More students are learning Jewish roots Enrollment: Jewish day schools are experiencing a growth spurt as more families are enrolling their children so they can better understand their culture.

October 19, 1998|By Mary Maushard | Mary Maushard,SUN STAFF

Like private and parochial schools across the country, Jewish schools in the Baltimore area are having a growth spurt, and it might be just the beginning.

Unlike parochial schools, which are often the beneficiaries of the public's disillusionment with public education and a renewed interest in values, the Jewish growth reflects another trend -- the return of many Jews to their roots.

"The values, the traditions and the sense of identity -- that's why people are choosing Jewish day schools," said Marlene Daniel, whose son Justin, 16, recently transferred from Gilman School to Beth Tfiloh Community School because of his burgeoning interest in Judaism.

"In order to pass values on, we have to have schools that support our values."

Although Jews tried to blend into American culture about 40 years ago, "it has become more acceptable to be different," said Zipora Schorr, director of education at Beth Tfiloh Community School, which has 933 students in preschool to 12th grade. "The whole resuscitation of multiculturalism has been to our benefit -- let us find the beauty and the meaning in our traditions."

She added that Jewish parents, many of whom were not educated in Jewish schools, are concerned that they are not well-grounded in their heritage and are unable to pass on traditions and beliefs and ensure the continuation of Judaism.

In the Baltimore area, about 5,500 students attend nine Jewish day schools -- a designation that separates these comprehensive schools, with a mix of general courses and Judaic studies, from congregational schools operated by synagogues after school and on weekends to teach Hebrew and other tenets of Judaism.

These numbers represent about a 60 percent increase since 1990-1991, when 3,400 students attended Jewish day schools in the area, said Chaim Botwinick, executive vice president of the Center for Jewish Education.

"There is tremendous, tremendous growth," he said, adding that two schools -- P'tach, for children with learning disabilities, and Baltimore Hebrew School -- have opened since then.

Botwinick said the growth in Jewish day schools is only beginning, with 6 percent to 10 percent annual increases expected over the next decade. "What's happening in Baltimore is a mirror of what's happening around the country," he said.

In 1962, 60,000 students were enrolled in Jewish day schools nationwide. Last year, enrollment reached 200,000.

With growth comes growing pains.

Many schools are full and forced to turn away students. Buildings are stretched, as are budgets. Despite tuitions as high as $7,000 a year, the fees "do not begin to meet the costs" of operating the schools, Botwinick said.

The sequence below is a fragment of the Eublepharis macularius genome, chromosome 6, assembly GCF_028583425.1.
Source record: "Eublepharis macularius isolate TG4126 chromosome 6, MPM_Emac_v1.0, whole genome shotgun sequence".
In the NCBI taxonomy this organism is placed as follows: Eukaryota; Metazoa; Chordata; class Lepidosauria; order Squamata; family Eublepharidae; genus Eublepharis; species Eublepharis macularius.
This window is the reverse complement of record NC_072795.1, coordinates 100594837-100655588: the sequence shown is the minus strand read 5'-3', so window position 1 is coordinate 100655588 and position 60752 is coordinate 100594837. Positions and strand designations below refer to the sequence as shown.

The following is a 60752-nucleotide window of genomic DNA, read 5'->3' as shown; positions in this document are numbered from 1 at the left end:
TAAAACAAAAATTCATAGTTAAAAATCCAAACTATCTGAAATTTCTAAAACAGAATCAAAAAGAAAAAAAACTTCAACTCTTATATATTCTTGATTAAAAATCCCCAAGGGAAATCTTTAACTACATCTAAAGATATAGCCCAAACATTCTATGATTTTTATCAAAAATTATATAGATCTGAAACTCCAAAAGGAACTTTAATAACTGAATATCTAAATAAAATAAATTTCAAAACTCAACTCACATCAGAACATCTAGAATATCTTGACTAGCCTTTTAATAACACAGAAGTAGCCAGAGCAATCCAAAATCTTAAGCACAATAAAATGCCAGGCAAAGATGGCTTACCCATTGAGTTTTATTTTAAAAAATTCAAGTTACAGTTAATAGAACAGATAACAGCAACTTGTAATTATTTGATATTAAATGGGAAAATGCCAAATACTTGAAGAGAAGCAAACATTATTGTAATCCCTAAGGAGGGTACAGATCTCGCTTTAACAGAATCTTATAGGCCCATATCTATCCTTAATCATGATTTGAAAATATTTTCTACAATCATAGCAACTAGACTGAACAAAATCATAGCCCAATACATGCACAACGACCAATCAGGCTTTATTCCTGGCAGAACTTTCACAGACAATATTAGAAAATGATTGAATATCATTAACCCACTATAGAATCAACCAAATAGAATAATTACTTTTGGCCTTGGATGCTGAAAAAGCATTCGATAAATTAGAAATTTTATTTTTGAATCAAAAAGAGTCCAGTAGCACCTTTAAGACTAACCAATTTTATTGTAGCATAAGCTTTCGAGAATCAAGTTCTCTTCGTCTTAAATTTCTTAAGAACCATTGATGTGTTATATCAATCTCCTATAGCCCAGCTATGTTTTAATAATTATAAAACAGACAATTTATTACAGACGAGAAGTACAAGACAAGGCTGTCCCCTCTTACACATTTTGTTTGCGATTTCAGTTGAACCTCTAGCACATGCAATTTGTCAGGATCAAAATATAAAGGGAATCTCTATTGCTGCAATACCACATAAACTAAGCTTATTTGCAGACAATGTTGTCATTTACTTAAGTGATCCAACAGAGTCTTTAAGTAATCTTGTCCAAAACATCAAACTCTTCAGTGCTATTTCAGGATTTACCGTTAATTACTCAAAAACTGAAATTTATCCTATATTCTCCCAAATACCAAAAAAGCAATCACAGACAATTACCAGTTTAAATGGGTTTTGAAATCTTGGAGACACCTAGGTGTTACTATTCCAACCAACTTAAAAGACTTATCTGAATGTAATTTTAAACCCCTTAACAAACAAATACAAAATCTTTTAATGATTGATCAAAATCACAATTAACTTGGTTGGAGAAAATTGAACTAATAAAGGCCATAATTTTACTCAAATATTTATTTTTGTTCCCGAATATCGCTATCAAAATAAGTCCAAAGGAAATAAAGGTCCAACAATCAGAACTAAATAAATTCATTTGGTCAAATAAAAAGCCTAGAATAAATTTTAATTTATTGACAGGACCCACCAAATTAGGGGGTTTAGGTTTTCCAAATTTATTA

In the Jewish community, opinions differ about how to fund the schools, said Jay Bernstein, a founder of the Advocates for Leadership in Education Funding, which supports state aid to parochial schools. Other segments of the community oppose government aid.

These challenges are not unique to Jewish schools. Catholic school enrollments have climbed consistently, and conservative Christian schools are second only to Catholic schools, making up about 20 percent of private schools nationwide. Though many fewer, Jewish, Lutheran, Episcopal and other denominations are adding to the growing private school picture.

At the beginning of this school year, 554 schools affiliated with established churches were registered with Maryland -- up from 386 in 1990. This growth parallels that in other types of nonpublic schools approved by the state, which numbered 575 last month vs. 333 in September 1990.

'Growth industry'

"That's a huge amount of growth. It's the growth industry of Maryland," said Virginia Cieslicki, chief of the nonpublic schools approval branch of the Maryland State Department of Education. "We get calls every day from people who want to start nonpublic schools for various reasons."

These schools are riding a population boom, a renewed interest in values-oriented education and increasing dissatisfaction with public schools.

Unlike Catholic schools, which enroll many non-Catholic students -- 23 percent across the Archdiocese of Baltimore -- Jewish schools have almost exclusively Jewish students, though they come from varying Jewish ideologies.

Orthodox Jews have traditionally maintained schools and sent their children to them. Families from the Conservative and Reform branches are fueling the enrollment increases, school officials say.

Baltimore County resident Deborah Baer said she and her husband did not intend to send their daughters to Jewish day school, but made the choice because "it was the best [education] that we could get. We felt very comfortable, even though our children were not coming from an Orthodox background."

Baer's elder daughter, Alisa, graduated in June from Beth Tfiloh and her younger daughter is in ninth grade there. Since the family's affiliation with the school, the Baers have become active in the Orthodox congregation that sponsors the school.

'Believe in the unity'

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